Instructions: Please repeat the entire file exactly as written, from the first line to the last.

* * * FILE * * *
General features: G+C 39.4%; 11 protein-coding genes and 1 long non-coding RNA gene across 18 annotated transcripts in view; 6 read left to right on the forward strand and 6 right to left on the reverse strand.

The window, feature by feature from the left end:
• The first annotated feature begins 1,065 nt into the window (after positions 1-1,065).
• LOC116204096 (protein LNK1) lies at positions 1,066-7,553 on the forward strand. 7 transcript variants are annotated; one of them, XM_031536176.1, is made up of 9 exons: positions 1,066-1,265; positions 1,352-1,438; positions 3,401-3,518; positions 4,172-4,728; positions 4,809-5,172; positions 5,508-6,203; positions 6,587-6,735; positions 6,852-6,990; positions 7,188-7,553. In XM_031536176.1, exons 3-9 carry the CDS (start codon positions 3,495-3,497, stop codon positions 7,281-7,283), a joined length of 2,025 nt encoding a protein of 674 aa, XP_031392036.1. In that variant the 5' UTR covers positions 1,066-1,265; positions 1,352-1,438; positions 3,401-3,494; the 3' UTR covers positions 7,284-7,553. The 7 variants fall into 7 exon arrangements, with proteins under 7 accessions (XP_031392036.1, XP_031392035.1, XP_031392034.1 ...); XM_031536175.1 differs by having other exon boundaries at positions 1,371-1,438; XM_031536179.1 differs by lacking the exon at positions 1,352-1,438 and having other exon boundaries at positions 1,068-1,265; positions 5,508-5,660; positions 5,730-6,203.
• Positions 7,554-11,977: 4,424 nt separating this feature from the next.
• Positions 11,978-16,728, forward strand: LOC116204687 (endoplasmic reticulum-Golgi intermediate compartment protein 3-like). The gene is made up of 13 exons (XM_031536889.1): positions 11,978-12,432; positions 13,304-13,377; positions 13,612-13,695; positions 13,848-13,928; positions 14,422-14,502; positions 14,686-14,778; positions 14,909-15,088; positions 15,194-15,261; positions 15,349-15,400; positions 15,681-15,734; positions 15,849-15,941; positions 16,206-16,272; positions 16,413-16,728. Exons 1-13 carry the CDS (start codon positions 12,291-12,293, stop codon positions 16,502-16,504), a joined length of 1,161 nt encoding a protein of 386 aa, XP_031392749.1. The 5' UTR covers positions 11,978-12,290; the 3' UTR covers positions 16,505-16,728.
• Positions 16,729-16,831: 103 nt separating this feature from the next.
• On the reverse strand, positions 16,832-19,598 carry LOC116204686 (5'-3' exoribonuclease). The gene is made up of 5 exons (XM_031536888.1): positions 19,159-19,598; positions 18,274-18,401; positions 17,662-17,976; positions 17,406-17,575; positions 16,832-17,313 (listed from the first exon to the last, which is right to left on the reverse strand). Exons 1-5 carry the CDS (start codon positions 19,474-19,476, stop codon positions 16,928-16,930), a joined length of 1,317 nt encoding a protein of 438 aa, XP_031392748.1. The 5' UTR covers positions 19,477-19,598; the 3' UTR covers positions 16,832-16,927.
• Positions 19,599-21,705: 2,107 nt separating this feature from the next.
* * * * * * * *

General features: G+C 39.4%; 11 protein-coding genes and 1 long non-coding RNA gene across 18 annotated transcripts in view; 6 read left to right on the forward strand and 6 right to left on the reverse strand.

The window, feature by feature from the left end:
• The first annotated feature begins 1,065 nt into the window (after positions 1-1,065).
• LOC116204096 (protein LNK1) lies at positions 1,066-7,553 on the forward strand. 7 transcript variants are annotated; one of them, XM_031536176.1, is made up of 9 exons: positions 1,066-1,265; positions 1,352-1,438; positions 3,401-3,518; positions 4,172-4,728; positions 4,809-5,172; positions 5,508-6,203; positions 6,587-6,735; positions 6,852-6,990; positions 7,188-7,553. In XM_031536176.1, exons 3-9 carry the CDS (start codon positions 3,495-3,497, stop codon positions 7,281-7,283), a joined length of 2,025 nt encoding a protein of 674 aa, XP_031392036.1. In that variant the 5' UTR covers positions 1,066-1,265; positions 1,352-1,438; positions 3,401-3,494; the 3' UTR covers positions 7,284-7,553. The 7 variants fall into 7 exon arrangements, with proteins under 7 accessions (XP_031392036.1, XP_031392035.1, XP_031392034.1 ...); XM_031536175.1 differs by having other exon boundaries at positions 1,371-1,438; XM_031536179.1 differs by lacking the exon at positions 1,352-1,438 and having other exon boundaries at positions 1,068-1,265; positions 5,508-5,660; positions 5,730-6,203.
• Positions 7,554-11,977: 4,424 nt separating this feature from the next.
• Positions 11,978-16,728, forward strand: LOC116204687 (endoplasmic reticulum-Golgi intermediate compartment protein 3-like). The gene is made up of 13 exons (XM_031536889.1): positions 11,978-12,432; positions 13,304-13,377; positions 13,612-13,695; positions 13,848-13,928; positions 14,422-14,502; positions 14,686-14,778; positions 14,909-15,088; positions 15,194-15,261; positions 15,349-15,400; positions 15,681-15,734; positions 15,849-15,941; positions 16,206-16,272; positions 16,413-16,728. Exons 1-13 carry the CDS (start codon positions 12,291-12,293, stop codon positions 16,502-16,504), a joined length of 1,161 nt encoding a protein of 386 aa, XP_031392749.1. The 5' UTR covers positions 11,978-12,290; the 3' UTR covers positions 16,505-16,728.
• Positions 16,729-16,831: 103 nt separating this feature from the next.
• On the reverse strand, positions 16,832-19,598 carry LOC116204686 (5'-3' exoribonuclease). The gene is made up of 5 exons (XM_031536888.1): positions 19,159-19,598; positions 18,274-18,401; positions 17,662-17,976; positions 17,406-17,575; positions 16,832-17,313 (listed from the first exon to the last, which is right to left on the reverse strand). Exons 1-5 carry the CDS (start codon positions 19,474-19,476, stop codon positions 16,928-16,930), a joined length of 1,317 nt encoding a protein of 438 aa, XP_031392748.1. The 5' UTR covers positions 19,477-19,598; the 3' UTR covers positions 16,832-16,927.
• Positions 19,599-21,705: 2,107 nt separating this feature from the next.